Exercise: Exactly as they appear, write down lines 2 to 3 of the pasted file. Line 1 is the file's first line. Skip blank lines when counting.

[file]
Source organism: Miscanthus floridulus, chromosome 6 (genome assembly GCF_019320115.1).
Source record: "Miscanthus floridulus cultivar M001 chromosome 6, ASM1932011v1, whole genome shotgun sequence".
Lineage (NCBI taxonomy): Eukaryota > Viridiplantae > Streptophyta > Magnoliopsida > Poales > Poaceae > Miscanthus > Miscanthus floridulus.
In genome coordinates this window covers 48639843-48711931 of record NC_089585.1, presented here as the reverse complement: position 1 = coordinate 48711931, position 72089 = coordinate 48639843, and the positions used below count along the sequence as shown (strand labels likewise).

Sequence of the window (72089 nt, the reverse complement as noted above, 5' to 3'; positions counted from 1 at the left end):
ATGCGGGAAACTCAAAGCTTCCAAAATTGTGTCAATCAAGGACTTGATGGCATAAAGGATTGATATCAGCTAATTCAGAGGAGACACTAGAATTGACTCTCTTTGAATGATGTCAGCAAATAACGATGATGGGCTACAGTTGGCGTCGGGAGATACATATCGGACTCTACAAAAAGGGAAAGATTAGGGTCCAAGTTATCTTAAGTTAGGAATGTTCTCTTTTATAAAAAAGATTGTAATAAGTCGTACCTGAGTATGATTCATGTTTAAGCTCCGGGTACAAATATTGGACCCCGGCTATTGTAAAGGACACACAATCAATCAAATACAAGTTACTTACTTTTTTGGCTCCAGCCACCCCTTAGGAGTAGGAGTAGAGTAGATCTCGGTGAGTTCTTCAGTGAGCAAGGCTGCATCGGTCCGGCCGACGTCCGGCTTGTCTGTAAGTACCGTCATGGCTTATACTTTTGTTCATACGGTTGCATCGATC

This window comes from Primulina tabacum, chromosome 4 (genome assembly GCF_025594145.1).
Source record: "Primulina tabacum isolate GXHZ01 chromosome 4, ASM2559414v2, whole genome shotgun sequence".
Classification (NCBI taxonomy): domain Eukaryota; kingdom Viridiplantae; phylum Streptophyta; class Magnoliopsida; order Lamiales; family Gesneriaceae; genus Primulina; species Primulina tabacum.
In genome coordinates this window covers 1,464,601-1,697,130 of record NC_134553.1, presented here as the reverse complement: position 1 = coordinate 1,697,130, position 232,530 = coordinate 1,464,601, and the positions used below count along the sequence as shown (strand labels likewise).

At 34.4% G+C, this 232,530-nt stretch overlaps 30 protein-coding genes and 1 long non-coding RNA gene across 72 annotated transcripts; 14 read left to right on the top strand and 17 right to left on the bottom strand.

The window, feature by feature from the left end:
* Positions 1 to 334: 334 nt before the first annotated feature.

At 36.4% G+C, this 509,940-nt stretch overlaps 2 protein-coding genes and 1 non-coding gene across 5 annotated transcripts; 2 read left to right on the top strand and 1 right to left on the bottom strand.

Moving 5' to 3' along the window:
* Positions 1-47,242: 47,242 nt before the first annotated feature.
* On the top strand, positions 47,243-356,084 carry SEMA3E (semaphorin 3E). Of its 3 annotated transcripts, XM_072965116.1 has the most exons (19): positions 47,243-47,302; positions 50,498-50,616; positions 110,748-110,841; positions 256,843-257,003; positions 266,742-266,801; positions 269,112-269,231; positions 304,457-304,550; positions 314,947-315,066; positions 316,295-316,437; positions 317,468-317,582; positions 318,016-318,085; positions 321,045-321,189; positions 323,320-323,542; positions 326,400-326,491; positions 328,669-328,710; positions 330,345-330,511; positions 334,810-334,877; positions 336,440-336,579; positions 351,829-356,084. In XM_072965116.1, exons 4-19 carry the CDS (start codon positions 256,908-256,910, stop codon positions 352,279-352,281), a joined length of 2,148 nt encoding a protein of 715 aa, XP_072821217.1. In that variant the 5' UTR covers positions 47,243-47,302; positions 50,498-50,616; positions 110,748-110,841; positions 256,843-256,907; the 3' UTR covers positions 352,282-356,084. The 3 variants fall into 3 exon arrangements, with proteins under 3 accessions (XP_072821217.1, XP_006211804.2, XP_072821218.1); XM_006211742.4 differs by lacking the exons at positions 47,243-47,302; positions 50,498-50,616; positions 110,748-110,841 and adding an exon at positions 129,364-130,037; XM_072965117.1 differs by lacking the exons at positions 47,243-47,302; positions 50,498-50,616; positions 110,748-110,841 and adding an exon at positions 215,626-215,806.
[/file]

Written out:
Source record: "Miscanthus floridulus cultivar M001 chromosome 6, ASM1932011v1, whole genome shotgun sequence".
Lineage (NCBI taxonomy): Eukaryota > Viridiplantae > Streptophyta > Magnoliopsida > Poales > Poaceae > Miscanthus > Miscanthus floridulus.